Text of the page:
‘From shackles to a senatorial garb’ or better still ‘from Agodi prisons to Apo Village and even beyond’ could be apt titles for a biography on Chief Iyiola Omisore, a former deputy Governor of Osun State, Nigeria, who is currently on trial for the murder of Chief Bola Ige. Last Saturday during the recently concluded National Assembly polls Omisore overwhelmingly emerged the senator-elect for Osun East Senatorial District. It has become apparent despite the barefaced lies and double-speeches from the Olabode Georges and Vincent Ogbulafors of this world that Omisore has always been the turbo-thrust of PDP scheming in the Southwest. Will it be safe to surmise then that the late Chief Bola Ige was a permanent roadblock to a PDP inroad to the Southwest that needed uprooting? Now that this obstacle has been surmounted is Omisore being rewarded for his role? Is it moot then to say that the biggest beneficiaries from Ige’s death seem to be the PDP?
That PDP effortlessly overran AD in the Southwest seems to have dazed political pundits and stargazers. But why should it? The writings have always been on the wall. Remember that much denied PDP-AD Political Pact? It was the “voice of Afenifere but the hands of AD that exhausted all oratorical skills in its repertoire explaining Obasanjo as the most credible of all the presidential aspirants, hence its adoption of the PDP flag bearer. We were told in turn by Obasanjo that the basis of the pact was to curtail electoral violence in the Southwest- to turn the ‘wild wild west to a wise wise west’ (whatever that means).
Could this also be the reason why Senator Abraham Adesanya the leader of Afenifere could not deliver the AD from the paunches of the PDP in his very own backyard at Ijebu-Igbo? Why was Lagos spared the clutches of PDP? Can this miracle be factored on the premise that Governor Tinubu of Lagos state is the only one of the six governors in the Southwest to oppose Afenifere’s vast influence in AD or did Tinubu out-rig (word borrowed from the inimitable dictionary of Nigerian politics) PDP? If all dynamics of PDP’s better-improved fortunes in the Southwest are conjectured correctly, then, why is AD/Afenifere crying wolf by labeling the elections ‘a monumental fraud’? Why have they not joined the clamour for cancellation of the polls made by 12 out of the 16 parties, which partook in the elections (never mind the spurious nature of that call), given that AD was the only party humiliated in its stronghold?
It is indeed heartwarming when elders speak. Hear Oyo state Governor Lam Adesina: “I warn them against Saturday. Let them dare it on Saturday. They will see that they cannot rig in Oyo State.” This statement credited to the elderly governor by the Punch Newspapers in its publication of Tuesday, April 15, 2003 was meant to serve as a warning to marauding PDP, who he claimed rigged massively in Oyo state to ensure its victory at the recently concluded polls. In deference to his Excellency I make bold to state that: if PDP indeed rigged last Saturday’s National Assembly elections in Oyo state, not even Sango’s wrath will stop them from doing it again come Saturday April 19, 2003, unless…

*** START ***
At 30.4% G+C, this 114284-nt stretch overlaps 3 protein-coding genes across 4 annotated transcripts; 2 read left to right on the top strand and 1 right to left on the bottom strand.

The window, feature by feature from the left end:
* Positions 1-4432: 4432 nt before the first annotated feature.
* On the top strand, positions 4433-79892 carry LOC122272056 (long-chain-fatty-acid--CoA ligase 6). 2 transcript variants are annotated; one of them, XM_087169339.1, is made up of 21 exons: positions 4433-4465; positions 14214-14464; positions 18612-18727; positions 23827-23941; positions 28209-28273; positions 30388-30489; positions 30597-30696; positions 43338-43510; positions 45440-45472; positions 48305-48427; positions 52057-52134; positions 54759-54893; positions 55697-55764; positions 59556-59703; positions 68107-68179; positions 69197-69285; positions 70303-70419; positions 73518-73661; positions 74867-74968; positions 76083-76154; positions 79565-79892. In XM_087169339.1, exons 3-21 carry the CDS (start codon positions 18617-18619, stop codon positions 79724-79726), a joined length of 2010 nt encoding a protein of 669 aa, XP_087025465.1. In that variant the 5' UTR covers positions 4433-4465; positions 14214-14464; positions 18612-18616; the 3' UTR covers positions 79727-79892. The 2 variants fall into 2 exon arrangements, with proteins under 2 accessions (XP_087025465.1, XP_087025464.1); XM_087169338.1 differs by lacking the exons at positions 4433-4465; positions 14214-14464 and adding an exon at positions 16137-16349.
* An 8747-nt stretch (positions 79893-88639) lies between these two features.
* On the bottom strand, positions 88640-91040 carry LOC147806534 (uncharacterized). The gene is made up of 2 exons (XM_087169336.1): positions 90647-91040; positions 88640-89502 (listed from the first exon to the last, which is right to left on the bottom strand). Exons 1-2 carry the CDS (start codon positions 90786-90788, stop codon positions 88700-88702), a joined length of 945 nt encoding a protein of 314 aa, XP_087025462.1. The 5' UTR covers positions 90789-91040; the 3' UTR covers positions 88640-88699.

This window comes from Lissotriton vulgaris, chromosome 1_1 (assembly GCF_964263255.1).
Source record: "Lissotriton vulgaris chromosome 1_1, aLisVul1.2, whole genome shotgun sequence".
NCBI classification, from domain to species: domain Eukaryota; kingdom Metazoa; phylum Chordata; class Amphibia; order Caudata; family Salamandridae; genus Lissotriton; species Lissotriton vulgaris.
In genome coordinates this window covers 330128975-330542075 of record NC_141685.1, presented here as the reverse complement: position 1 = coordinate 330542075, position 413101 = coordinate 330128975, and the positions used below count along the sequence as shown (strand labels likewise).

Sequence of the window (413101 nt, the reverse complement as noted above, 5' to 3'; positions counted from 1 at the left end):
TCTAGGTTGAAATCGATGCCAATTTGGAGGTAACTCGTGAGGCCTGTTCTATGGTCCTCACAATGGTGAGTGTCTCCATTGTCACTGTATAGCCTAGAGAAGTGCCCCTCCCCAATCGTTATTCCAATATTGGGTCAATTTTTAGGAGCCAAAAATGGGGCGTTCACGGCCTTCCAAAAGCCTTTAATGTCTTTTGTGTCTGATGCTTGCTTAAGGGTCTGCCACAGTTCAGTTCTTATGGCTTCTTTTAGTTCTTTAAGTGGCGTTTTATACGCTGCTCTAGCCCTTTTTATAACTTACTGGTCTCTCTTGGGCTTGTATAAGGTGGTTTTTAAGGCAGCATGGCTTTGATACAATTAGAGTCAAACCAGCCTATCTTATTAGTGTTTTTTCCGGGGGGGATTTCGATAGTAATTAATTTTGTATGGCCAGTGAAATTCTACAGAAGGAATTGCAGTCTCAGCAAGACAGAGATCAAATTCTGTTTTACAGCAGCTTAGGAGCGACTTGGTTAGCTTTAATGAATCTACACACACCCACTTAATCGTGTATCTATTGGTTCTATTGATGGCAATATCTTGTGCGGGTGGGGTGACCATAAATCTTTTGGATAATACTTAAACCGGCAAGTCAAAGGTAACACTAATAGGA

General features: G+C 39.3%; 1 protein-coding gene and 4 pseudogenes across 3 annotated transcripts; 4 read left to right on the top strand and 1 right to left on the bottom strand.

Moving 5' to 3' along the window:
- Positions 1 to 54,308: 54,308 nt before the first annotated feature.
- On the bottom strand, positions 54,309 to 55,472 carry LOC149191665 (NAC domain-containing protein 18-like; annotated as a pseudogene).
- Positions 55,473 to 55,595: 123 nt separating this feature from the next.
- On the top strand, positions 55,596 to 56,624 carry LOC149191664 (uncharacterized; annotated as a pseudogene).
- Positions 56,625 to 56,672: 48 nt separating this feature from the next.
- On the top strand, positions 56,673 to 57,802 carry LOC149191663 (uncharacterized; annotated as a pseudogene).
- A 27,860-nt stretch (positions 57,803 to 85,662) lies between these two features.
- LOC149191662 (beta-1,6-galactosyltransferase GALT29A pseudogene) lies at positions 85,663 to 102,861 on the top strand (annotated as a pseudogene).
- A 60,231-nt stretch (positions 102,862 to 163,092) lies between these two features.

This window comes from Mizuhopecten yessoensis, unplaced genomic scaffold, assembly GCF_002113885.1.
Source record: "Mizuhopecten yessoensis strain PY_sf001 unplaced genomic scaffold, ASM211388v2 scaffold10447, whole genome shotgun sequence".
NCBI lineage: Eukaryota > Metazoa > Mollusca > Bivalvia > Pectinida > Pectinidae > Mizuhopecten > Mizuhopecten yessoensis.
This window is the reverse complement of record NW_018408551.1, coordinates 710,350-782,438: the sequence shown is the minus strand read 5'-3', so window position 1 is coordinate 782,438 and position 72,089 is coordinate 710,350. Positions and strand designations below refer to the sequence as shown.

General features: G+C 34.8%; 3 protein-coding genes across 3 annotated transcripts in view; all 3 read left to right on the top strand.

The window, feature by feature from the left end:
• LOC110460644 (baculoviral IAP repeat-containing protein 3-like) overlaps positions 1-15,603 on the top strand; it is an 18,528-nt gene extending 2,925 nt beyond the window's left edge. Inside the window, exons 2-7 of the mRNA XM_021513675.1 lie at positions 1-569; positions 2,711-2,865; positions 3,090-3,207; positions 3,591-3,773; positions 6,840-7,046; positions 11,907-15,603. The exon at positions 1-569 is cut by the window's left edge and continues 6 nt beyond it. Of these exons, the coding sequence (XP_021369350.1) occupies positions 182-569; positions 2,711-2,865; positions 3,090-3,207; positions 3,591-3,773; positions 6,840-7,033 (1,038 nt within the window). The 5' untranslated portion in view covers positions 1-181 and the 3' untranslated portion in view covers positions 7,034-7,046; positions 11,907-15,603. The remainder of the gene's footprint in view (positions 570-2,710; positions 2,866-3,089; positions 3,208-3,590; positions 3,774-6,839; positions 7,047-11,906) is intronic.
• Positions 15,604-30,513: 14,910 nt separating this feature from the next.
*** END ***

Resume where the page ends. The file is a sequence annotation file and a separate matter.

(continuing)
If abiding by the PDP-AD pact (oral or written) means that every AD state governor is guaranteed a return to the state house, then Chief Adeshina should not stab his night sleep (he needs it after all), if not, it would be interesting watching the man effect his threat. Ditto all AD governors except maybe Tinubu. The point is that the moral grandstanding and showboating by AD/Afenifere is in my estimation lackustre and quite unconvincing. I put them to the strictest proof on how Obasnjo’s credibility has since leapfrogged from that of a pariah in 1999 to a messiah in 2003. Are we being made to understand that the pact is with Obasanjo not with PDP?
I have laboured to reconcile the ideologies of a progressive (left of the center) AD with that of a largely conservative PDP, but having failed I look to the AD leadership for a clear delineation of where PDP ends and AD begins in this curious arrangement. Did the leaders of Afenifere educate their followers on the need to back Obasanjo for the presidency, but shun his PDP for the state and legislative elections? Is such segregation feasible? Now that they are threatening mass protest votes against Obasanjo, should his government fail to address their allegation of mass rigging of polls (only in the Southwest) during last weekend elections, I would like to know how this threat would be carried out. This is ridiculous.